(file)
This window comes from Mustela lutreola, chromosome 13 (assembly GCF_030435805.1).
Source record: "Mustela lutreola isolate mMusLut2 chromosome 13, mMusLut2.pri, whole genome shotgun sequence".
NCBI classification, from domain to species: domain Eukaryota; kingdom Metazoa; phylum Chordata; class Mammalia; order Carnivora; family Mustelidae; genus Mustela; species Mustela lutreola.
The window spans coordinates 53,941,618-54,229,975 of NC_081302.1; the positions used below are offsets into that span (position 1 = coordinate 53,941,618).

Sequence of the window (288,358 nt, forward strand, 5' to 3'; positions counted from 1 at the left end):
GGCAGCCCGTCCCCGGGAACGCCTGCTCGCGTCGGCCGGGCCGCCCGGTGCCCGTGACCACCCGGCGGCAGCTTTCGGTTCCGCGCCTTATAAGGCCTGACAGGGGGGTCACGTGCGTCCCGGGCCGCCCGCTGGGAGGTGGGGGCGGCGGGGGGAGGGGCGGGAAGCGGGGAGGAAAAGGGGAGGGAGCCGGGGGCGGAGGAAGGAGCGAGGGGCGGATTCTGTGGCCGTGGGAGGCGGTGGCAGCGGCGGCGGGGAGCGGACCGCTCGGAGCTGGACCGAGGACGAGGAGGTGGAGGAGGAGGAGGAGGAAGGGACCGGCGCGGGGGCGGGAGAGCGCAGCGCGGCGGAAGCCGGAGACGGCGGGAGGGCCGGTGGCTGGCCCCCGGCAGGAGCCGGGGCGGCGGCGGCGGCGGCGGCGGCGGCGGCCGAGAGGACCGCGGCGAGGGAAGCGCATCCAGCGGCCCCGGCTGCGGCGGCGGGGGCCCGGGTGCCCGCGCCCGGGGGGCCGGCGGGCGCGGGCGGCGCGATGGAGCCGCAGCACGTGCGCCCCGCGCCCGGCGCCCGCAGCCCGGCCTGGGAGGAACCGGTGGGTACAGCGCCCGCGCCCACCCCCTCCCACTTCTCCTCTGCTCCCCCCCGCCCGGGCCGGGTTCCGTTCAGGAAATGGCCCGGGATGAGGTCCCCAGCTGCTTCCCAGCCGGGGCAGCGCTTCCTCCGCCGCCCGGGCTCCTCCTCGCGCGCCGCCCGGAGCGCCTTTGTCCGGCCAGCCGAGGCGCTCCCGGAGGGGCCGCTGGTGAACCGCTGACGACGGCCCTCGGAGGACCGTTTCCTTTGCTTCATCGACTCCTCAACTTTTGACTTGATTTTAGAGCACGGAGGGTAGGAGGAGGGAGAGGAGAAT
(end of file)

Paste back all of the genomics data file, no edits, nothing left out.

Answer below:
This window comes from Mustela lutreola, chromosome 13 (assembly GCF_030435805.1).
Source record: "Mustela lutreola isolate mMusLut2 chromosome 13, mMusLut2.pri, whole genome shotgun sequence".
NCBI classification, from domain to species: domain Eukaryota; kingdom Metazoa; phylum Chordata; class Mammalia; order Carnivora; family Mustelidae; genus Mustela; species Mustela lutreola.
The window spans coordinates 53,941,618-54,229,975 of NC_081302.1; the positions used below are offsets into that span (position 1 = coordinate 53,941,618).

Sequence of the window (288,358 nt, forward strand, 5' to 3'; positions counted from 1 at the left end):
GGCAGCCCGTCCCCGGGAACGCCTGCTCGCGTCGGCCGGGCCGCCCGGTGCCCGTGACCACCCGGCGGCAGCTTTCGGTTCCGCGCCTTATAAGGCCTGACAGGGGGGTCACGTGCGTCCCGGGCCGCCCGCTGGGAGGTGGGGGCGGCGGGGGGAGGGGCGGGAAGCGGGGAGGAAAAGGGGAGGGAGCCGGGGGCGGAGGAAGGAGCGAGGGGCGGATTCTGTGGCCGTGGGAGGCGGTGGCAGCGGCGGCGGGGAGCGGACCGCTCGGAGCTGGACCGAGGACGAGGAGGTGGAGGAGGAGGAGGAGGAAGGGACCGGCGCGGGGGCGGGAGAGCGCAGCGCGGCGGAAGCCGGAGACGGCGGGAGGGCCGGTGGCTGGCCCCCGGCAGGAGCCGGGGCGGCGGCGGCGGCGGCGGCGGCGGCGGCCGAGAGGACCGCGGCGAGGGAAGCGCATCCAGCGGCCCCGGCTGCGGCGGCGGGGGCCCGGGTGCCCGCGCCCGGGGGGCCGGCGGGCGCGGGCGGCGCGATGGAGCCGCAGCACGTGCGCCCCGCGCCCGGCGCCCGCAGCCCGGCCTGGGAGGAACCGGTGGGTACAGCGCCCGCGCCCACCCCCTCCCACTTCTCCTCTGCTCCCCCCCGCCCGGGCCGGGTTCCGTTCAGGAAATGGCCCGGGATGAGGTCCCCAGCTGCTTCCCAGCCGGGGCAGCGCTTCCTCCGCCGCCCGGGCTCCTCCTCGCGCGCCGCCCGGAGCGCCTTTGTCCGGCCAGCCGAGGCGCTCCCGGAGGGGCCGCTGGTGAACCGCTGACGACGGCCCTCGGAGGACCGTTTCCTTTGCTTCATCGACTCCTCAACTTTTGACTTGATTTTAGAGCACGGAGGGTAGGAGGAGGGAGAGGAGAAT